I Have Been Eating Greek Yogurt for Breakfast Every Morning for Three Years—Here Are All the Benefits

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The first time I ate Greek yogurt, it didn’t seem like a diet food at all. I had paired it with strawberries on a hot early summer afternoon, and I remember thinking that that combination wasn’t so bad. In its creaminess, I found the texture of ice cream again, and while the acidity of the fat-free version made me nauseous compared to the sugary yogurts I was used to eating, that quickly passed. Today, having eaten Greek yogurt almost every day for over three years, I know that there’s no reason to associate Greek yogurt with deprivation and sourness. Those that snub it are missing out on its multitude of health benefits—and enjoying it as a yummy snack to look forward to during the day.

What are the different types of Greek yogurt?

In the fermentation process of turning milk into yogurt, Greek yogurt faces one more fermentation step and one more filtration step than regular yogurt, which is why it is thicker and creamier. In fact, more milk is required to produce it, and it contains less water but more nutrients. In the original, less-filtered version, whole Greek yogurt is the highest in fat, containing about 9 grams per 100, for higher calorie intake but also a greater sense of satiety over time (due to the balanced fat-to-protein ratio) and a rounder taste, which is lost in the 5% or 2% skimmed versions along with the calories that go down. Greek yogurt 0%, on the other hand, which is the most popular, is clearly lighter in calories given the absence of fat but consequently tastes more like cream cheese than soft yogurt.

What are the benefits of Greek yogurt?

The beneficial effects of Greek yogurt are mainly associated with its high content of bioavailable, i.e., ready-to-eat protein for maintaining lean body mass, but also with a low (if not absent) sugar and lactose content, which is why it can also be consumed by those who are diabetic and allergic to dairy products. The probiotics, also known as lactic acid bacteria, within it contribute to the balance of intestinal flora, facilitate the absorption of vitamins and minerals in the body, balance metabolism, and also reduce abdominal bloating. Greek yogurt has a high concentration of minerals, including calcium, but also water-soluble B vitamins and vitamin A (retinol), also the amino acid leucine, which increases the sense of satiety and decreases the need for continuous snacking, a feature that makes this yogurt suitable in diets to lose weight but also for those who have busy lives and want to feel full for a long time.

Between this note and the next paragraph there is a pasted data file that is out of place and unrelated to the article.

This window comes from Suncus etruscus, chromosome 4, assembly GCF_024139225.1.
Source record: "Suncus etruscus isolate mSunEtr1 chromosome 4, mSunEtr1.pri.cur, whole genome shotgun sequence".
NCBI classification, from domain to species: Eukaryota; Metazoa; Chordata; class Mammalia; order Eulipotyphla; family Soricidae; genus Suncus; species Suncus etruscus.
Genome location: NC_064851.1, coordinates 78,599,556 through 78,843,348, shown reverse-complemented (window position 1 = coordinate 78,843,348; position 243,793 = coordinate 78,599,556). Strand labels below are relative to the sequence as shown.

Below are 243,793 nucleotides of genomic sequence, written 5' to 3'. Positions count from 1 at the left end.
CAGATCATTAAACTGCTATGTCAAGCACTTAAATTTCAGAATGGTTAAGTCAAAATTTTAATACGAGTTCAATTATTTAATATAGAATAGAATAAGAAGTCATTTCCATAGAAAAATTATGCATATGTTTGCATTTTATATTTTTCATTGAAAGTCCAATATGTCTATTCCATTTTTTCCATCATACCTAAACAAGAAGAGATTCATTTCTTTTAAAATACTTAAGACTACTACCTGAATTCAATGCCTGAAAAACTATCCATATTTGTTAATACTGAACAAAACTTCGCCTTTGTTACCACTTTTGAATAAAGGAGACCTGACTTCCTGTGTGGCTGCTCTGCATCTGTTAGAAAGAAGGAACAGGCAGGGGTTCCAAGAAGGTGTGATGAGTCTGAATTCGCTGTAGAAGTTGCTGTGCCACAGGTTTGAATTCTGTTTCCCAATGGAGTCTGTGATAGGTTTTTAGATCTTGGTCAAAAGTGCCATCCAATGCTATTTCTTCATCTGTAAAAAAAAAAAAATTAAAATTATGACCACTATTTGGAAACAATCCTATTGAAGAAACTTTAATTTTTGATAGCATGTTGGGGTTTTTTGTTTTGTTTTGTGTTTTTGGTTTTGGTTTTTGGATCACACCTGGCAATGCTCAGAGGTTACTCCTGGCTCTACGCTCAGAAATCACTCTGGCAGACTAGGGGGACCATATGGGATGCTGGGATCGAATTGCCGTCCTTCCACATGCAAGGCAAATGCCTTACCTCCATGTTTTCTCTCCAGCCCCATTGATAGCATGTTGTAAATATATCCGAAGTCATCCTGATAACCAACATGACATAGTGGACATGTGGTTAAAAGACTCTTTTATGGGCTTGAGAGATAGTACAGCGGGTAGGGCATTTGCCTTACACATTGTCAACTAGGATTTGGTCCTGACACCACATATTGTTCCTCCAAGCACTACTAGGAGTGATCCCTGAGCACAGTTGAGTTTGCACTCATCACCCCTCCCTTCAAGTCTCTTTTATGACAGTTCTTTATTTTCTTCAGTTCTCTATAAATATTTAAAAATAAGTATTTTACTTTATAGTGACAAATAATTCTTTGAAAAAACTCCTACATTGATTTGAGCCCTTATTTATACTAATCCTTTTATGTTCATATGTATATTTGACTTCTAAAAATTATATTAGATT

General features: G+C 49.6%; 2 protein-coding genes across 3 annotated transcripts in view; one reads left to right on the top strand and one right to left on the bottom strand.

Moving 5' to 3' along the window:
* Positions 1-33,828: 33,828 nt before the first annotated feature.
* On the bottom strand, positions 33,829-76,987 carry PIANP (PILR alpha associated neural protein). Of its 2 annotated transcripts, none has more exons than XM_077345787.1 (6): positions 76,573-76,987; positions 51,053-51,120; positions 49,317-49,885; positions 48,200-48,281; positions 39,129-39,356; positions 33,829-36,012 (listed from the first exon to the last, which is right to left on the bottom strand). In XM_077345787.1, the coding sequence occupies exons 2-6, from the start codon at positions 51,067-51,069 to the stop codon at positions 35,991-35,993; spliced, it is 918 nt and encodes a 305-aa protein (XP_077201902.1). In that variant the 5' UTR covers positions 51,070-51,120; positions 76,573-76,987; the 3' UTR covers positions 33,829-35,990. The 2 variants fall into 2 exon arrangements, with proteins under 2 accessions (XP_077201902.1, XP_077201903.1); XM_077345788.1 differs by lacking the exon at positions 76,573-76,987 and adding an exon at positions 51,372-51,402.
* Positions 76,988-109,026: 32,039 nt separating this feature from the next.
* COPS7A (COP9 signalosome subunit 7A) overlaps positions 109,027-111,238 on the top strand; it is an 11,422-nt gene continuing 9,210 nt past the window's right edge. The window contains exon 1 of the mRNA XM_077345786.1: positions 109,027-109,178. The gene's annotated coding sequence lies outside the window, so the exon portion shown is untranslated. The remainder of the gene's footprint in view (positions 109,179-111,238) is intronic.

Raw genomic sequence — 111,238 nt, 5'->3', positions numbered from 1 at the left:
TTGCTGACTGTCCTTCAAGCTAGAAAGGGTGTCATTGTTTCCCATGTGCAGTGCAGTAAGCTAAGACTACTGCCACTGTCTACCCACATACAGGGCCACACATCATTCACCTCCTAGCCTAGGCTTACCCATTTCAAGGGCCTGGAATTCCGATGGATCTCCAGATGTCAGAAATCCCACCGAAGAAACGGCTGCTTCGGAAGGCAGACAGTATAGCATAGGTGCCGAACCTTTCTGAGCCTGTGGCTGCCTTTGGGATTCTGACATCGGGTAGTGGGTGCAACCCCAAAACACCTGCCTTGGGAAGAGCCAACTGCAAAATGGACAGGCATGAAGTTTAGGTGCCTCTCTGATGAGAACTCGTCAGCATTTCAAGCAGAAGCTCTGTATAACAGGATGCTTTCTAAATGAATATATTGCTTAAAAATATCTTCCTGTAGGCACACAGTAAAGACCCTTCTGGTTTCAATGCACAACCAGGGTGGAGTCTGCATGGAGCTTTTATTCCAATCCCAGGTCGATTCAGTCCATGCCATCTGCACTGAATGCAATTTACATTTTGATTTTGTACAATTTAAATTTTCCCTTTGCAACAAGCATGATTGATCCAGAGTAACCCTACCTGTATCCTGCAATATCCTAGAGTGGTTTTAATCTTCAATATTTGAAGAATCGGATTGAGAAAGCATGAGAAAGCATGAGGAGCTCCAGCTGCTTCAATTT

Why does Greek yogurt at breakfast decrease hunger pangs?

Greek yogurt eaten in the morning ensures protein intake right from the start of the day and keeps blood sugar levels at bay. The metabolism starts differently when you have breakfast with Greek yogurt as opposed to, say, a traditional Italian breakfast of cappuccino and pastry, which can make the body more sluggish. Greek yogurt is the key to a balanced breakfast because you get the creaminess of cappuccino or decadent pastry, but you cut out the sugars that cause the post-fasting nighttime glycemic spike. Personally, since I stopped dieting and kept trying new combinations by mixing cereals, fruits, and fats like natural nut butter, even adding a few cookies here and there, a little bit for gluttony, a little bit for decoration, I am no longer hungry an hour after breakfast. I finally understand what is meant when we talk about bioavailable foods that are easily digestible by the body right away.

What are the best Greek yogurt recipes, and why?

Many people snub Greek yogurt because of its supposed acidity. As seen above, this varies according to the amount of fat contained within the food: the less there is, the closer the taste is to that of cream cheese, but Greek yogurt was not born as acidic. Greek yogurt was born as a rich and extremely versatile food, which is why it must be experienced, tested, and tasted in all its versions before understanding how much it can be utilized in cooking without making dishes too acidic.

On the sweet side, one combination for fully appreciating Greek yogurt is drizzled with honey and a few nuts; it’s a true dessert without too much sugar and a welcoming taste. Combining jam, chocolate, and of course, fruit of all kinds, from seasonal to tropical fruits, such as mango and papaya, is a great idea for a winning sweet combination. Or prepare a mouthwatering smoothie with all the elements mentioned above.

On the other hand, for savory recipes, Greek yogurt is the perfect base for creating sauces with fresh or spicy spices, as illustrated by famous yogurt sauces from Middle Eastern countries created with yogurt (also Greek), salt, mint, lemon, and oil. There are also classic dips to be made by mixing Greek yogurt, chopped spinach, garlic, lemon, and saffron for a mouthwatering appetizer. Greek yogurt is also a great ingredient to add in baked preparations, such as omelets, to make them more creamy and protein-rich. It can also be used for sweet and savory doughs by substituting a part of butter and eggs to create a lighter version that doesn’t sacrifice fluffiness in the dough.

This article first appeared on www.vogue.it

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